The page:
4. Outbound Link
    • A link from one website pointing at another external website.


  1. PageRank
    • A logarithmic scale based on link equity which estimates the importance of web documents.
    • A method of allowing websites which pass editorial quality guidelines to buy relevant exposure.
  2. Pay for Performance
    • Payment structure where affiliated sales workers are paid commission for getting consumers to perform certain actions.
  3. Penalty
    • Search engines prevent some websites suspected of spamming from ranking highly in the results by banning or penalizing them. These penalties may be automated algorithmically or manually applied.
  4. Personalization
    • Altering the search results based on a person’s location, search history, content they recently viewed, or other factors relevant to them on a personal level.
  5. PHP
    • PHP Hypertext Preprocessor is an open source server side scripting language used to render web pages or add interactivity to them.
  6. Poison Word
    • Words which were traditionally associated with low quality content that caused search engines to want to demote the rankings of a page.
  7. PDF
    • Portable Document Format is a universal file format developed by Adobe Systems that allows files to be stored and viewed in the original printer friendly context.
  8. Portal
    • Web site offering common consumer services such as news, email, other content, and search.
  9. PPC
    • Pay Per Click is a pricing model which most search ads and many contextual ad programs are sold through. PPC ads only charge advertisers if a potential customer clicks on an ad.
  10. Precision
    • The ability of a search engine to list results that satisfy the query, usually measured in percentage. (if 20 of the 50 results match the query the precision is 40%)
  11. Profit Elasticity
    • A measure of the profit potential of different economic conditions based on adjusting price, supply, or other variables to create a different profit potential where the supply and demand curves cross.
  12. Proximity
    • A measure of how close words are to one another.


  1. Quality Content
    • Content which is linkworthy in nature.
  2. Quality Link
    • Search engines count links votes of trust. Quality links count more than low quality links.
  3. Query
    • The actual “search string” a searcher enters into a search engine.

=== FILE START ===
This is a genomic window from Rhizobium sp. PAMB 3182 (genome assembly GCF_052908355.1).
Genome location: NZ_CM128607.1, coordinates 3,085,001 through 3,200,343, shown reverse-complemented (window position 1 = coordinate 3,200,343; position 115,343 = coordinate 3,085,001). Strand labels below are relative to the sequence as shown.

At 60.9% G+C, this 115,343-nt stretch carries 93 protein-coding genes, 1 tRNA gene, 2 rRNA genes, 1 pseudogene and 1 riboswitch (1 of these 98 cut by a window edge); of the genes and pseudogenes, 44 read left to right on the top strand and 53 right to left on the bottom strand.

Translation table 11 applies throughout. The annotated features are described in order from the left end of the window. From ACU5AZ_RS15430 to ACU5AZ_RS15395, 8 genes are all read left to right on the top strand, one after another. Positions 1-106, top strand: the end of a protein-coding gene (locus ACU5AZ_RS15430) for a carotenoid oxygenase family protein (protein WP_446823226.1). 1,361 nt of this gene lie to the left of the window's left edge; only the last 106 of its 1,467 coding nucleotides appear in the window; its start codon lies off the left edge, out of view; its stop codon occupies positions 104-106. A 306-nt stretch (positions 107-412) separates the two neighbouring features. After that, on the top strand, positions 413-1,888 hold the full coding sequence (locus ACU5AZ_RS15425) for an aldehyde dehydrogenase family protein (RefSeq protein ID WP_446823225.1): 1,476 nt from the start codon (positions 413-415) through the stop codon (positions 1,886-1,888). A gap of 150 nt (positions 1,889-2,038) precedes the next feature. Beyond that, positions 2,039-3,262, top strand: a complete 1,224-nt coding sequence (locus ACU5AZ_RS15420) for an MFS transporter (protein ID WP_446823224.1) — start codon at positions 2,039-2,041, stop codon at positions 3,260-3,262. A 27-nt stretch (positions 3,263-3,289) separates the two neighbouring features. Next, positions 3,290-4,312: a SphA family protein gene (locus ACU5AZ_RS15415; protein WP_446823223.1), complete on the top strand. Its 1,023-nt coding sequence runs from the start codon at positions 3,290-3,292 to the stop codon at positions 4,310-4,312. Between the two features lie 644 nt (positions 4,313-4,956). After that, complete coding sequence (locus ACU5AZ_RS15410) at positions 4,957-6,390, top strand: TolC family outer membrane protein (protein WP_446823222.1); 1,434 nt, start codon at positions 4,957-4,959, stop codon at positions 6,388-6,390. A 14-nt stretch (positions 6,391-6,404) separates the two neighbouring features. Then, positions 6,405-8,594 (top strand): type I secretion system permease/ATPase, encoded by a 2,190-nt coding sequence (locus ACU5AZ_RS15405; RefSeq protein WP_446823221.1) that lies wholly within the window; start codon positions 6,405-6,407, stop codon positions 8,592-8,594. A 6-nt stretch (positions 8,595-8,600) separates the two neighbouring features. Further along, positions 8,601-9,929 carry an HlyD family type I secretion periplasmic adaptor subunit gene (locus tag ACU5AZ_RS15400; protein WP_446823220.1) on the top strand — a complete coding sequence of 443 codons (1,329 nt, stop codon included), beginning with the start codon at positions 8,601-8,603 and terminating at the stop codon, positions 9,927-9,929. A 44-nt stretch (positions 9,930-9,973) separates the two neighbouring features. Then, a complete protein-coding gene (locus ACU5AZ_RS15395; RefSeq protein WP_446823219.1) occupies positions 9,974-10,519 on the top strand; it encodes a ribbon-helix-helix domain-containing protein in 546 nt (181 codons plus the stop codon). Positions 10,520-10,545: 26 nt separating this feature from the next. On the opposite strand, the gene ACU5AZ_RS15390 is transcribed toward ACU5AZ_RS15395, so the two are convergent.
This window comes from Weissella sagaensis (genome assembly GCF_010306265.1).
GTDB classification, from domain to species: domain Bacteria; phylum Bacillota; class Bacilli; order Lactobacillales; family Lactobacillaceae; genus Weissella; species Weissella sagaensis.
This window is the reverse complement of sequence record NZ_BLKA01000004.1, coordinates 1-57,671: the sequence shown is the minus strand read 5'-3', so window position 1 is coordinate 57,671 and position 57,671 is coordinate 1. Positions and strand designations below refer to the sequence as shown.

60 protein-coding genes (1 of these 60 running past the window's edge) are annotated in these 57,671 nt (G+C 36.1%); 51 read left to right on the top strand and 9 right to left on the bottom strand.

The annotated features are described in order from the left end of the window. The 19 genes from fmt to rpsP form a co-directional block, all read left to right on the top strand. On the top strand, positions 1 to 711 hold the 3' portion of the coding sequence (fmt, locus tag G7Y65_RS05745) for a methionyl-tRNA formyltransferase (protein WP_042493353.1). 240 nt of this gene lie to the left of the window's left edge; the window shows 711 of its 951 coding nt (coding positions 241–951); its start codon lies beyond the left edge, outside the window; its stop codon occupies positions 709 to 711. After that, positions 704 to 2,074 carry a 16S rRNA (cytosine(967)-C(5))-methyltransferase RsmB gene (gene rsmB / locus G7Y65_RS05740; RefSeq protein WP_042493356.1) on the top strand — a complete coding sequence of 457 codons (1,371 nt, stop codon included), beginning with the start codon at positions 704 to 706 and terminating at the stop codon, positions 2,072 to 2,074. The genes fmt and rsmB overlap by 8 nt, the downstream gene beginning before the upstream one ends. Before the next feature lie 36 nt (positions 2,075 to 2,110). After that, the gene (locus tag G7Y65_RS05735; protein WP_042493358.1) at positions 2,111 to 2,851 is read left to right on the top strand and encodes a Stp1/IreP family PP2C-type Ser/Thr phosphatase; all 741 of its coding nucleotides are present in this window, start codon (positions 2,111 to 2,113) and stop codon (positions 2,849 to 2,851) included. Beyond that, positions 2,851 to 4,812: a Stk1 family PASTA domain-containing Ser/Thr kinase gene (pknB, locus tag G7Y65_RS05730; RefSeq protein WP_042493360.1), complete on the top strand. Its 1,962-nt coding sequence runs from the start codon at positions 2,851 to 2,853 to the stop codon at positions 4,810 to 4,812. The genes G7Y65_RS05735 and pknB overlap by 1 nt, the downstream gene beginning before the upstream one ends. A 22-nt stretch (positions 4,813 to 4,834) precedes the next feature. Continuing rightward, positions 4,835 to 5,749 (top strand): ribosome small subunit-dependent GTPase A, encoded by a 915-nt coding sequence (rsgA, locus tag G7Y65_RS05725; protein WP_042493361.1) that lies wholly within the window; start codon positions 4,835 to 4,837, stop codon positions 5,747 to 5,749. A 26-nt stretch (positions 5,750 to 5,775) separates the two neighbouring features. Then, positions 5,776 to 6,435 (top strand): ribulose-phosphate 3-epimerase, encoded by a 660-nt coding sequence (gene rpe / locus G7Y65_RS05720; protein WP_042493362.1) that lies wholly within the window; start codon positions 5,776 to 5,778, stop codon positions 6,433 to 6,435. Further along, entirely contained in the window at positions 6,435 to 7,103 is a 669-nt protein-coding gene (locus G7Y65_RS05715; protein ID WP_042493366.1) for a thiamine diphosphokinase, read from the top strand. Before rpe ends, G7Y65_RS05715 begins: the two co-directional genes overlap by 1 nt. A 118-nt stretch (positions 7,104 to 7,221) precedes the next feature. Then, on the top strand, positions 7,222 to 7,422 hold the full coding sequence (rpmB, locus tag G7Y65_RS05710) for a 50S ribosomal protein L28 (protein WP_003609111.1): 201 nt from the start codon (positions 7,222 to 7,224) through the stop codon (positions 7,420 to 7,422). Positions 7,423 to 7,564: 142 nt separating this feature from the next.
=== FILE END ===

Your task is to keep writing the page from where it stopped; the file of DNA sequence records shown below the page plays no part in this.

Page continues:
4. Query Refinement
    • Some searchers may refine their search query if they deemed the results as being irrelevant. Some search engines may aim to promote certain verticals or suggest other search queries if they deem other search queries or vertical databases as being relevant to the goals of the searcher.


  1. Recall
    • The portion of relevant documents that were retrieved when compared to all relevant documents.
  2. Reciprocal Links
    • Nepotistic link exchanges where websites try to build false authority by trading links, using three way link trades, or other low quality link schemes.
  3. Redirect
    • A method of alerting browsers and search engines that a page location moved. 301 redirects are for permanent change of location and 302 redirects are used for a temporary change of location.
  4. Registrar
    • A company which allows you to register domain names.
  5. Reinclusion
    • If a site has been penalized for spamming they may fix the infraction and ask for reinclusion. Depending on the severity of the infraction and the brand strength of the site they may or may not be added to the search index.
  6. Referrer
    • The source from which a website visitor came from.
  7. Relative Link
    • A link which shows the relation of the current URL to the URL of the page being linked at. Some links only show relative link paths instead of having the entire reference URL within the a href tag. Due to canonicalization and hijacking related issues it is typically preferred to use absolute links over relative links.
  8. Relevancy
    • A measure of how useful searchers find search results.
  9. Reputation Management
    • Ensuring your brand related keywords display results which reinforce your brand. Many hate sites tend to rank highly for brand related queries.
  10. Re-submission
    • Much like search engine submission, resubmission is generally a useless program which is offered by businesses bilking naive consumers out of their money for a worthless service.
  11. Reverse Index
    • An index of keywords which stores records of matching documents that contain those keywords.
  12. Robots.txt
    • A file which sits in the root of a site and tells search engines which files not to crawl. Some search engines will still list your URLs as URL only listings even if you block them using a robots.txt file.